The disturbing outcome from that approach is that it has gradually painted a picture which is even worse for the broadcaster than if I had been railing at the ABC with my own opinion from the start. The sheer bald facts of the matter are inescapable and rather shocking when collated together. They are as follows:
- Malcolm Turnbull has appeared on the ABC’s flagship discussion show Q&A 12 times since he was appointed Shadow Communications Minister. He has faced extended questions on the NBN (his main policy area) just once. On all other occasions, the host has actively shut down the topic or avoided it completely.
- The ABC’s flagship current affairs show 7:30 hasn’t covered the NBN at all in 2014, and covered it only sporadically and in a shallow fashion in 2013, ignoring almost all the ongoing criticism of the Coalition’s highly unpopular and damaging NBN policy.
- Where other ABC flagships such as Lateline have covered the NBN, they have sometimes let Turnbull somewhat off the hook, such as when host Tony Jones failed to ask Turnbull about NBN Co’s decision to turf three of its most senior and competent executives on the day he was interviewed.
- Where the NBN has been covered in detail by the ABC, it appears mainly to have been the efforts of individual passionate journalists which has spurred such coverage. However, those reporters have been sequentially deterred from pursuing that coverage. Emma Alberici had her pro-NBN article delayed until after the Federal Election, when its impact would be severely diminished. Nick Ross is popularly believed to have been silenced after his Media Watch debut. And Jake Sturmer was simply reassigned.
The degree to which the ABC is aware of the criticism of its NBN coverage was demonstrated last week by the fact that its managing director Mark Scott turned up to Senate Estimates prepared with statistics showing how many NBN articles it had published over the past eight months (see Part 1 and Part 2 of his appearance on YouTube). However, the executive’s misleading statement to the Senate about the issue of Turnbull’s appearances on Q&A did much to undercut the high ground Scott was attempting to take, whether it was inadvertent or deliberate.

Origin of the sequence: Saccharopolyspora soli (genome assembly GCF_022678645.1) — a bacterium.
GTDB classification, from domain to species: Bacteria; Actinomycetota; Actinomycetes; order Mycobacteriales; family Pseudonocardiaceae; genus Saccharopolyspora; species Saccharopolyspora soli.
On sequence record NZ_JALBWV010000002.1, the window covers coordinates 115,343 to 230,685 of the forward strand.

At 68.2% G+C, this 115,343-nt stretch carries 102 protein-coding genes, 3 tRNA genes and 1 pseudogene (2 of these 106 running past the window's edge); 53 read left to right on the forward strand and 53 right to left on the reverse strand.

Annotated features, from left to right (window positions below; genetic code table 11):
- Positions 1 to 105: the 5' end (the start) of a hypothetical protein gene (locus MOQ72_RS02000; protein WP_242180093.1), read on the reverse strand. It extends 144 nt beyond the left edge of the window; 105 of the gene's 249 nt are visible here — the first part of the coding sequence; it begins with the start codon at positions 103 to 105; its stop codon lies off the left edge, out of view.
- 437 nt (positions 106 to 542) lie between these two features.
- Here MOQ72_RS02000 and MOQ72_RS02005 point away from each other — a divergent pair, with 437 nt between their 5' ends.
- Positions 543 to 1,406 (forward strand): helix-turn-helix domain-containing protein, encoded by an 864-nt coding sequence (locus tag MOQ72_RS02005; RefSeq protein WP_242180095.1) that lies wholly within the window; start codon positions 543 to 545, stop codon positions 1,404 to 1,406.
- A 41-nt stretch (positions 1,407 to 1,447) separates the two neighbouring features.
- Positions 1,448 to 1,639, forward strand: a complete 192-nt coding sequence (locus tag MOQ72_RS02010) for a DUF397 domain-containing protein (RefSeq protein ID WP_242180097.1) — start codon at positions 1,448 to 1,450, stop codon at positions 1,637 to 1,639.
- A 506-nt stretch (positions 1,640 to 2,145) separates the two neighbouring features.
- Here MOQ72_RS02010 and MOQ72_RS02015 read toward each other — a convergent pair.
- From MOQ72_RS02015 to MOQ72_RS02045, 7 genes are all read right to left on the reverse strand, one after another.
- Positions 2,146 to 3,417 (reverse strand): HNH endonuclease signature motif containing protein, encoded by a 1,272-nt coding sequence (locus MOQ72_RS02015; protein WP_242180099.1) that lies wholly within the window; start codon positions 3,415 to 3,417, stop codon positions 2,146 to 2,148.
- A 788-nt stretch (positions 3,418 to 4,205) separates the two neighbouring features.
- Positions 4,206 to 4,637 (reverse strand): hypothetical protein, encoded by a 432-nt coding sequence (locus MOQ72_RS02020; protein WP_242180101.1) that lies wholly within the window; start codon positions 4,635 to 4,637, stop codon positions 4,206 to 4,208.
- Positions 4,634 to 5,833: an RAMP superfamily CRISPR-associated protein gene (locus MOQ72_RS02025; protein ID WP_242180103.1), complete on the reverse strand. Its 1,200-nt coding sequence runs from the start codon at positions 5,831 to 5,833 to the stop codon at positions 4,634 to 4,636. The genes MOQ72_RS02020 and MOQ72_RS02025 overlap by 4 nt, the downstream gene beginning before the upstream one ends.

(I’ve asked the ABC whether Scott will retract his inaccurate statement to the Senate that Turnbull has fielded NBN questions on Q&A on “very many” occasions. The answer was a flat “No comment”.)
And already speculation is flying around that many of the “150” NBN stories Scott boasted of were merely small articles relating to NBN Co’s rural NBN rollout, or straight news pieces regarding ministerial announcements. The deep analytical pieces of content on that list are likely to be few and far between.
With the facts out there now, and most having had their chance to examine them, I felt it might be time this week to make my own opinion on the situation known.
My first position is that I agree with Mark Scott when he says that there is no “conspiracy” at the ABC to censor coverage of the NBN. I’ve seen no evidence of a group of white, middle-aged men in a basement room fielding phone calls from Malcolm Turnbull and discussing how the ABC can better align with the doublespeak that Australia’s increasingly powerful Murdochracy is adept at delivering.
I personally suspect there are two main reasons why the NBN censorship is occurring, both of them rather obvious. The first and most pernicious one is that senior ABC figures are doubtless leery of letting the broadcaster strongly criticise its own portfolio Minister over one of his other government projects. Doing so resulted in strong criticism from Turnbull in Opposition; one can only imagine how the Member for Wentworth would react in Government. Despite claiming to be a “friend” of the ABC, Turnbull has lost none of his bile as a Minister.
Secondly, I suspect that most of the ABC’s editorial staff consider the NBN to be an unpopular topic which they, and the majority of Australia’s population, find hard to understand. Certainly Lateline and Q&A host Tony Jones appears to lack the specific interest in the topic which his colleague Emma Alberici clearly evinces. Unlike most major news organisations, the ABC employs almost no dedicated specialist technology journalists to aid with this understanding.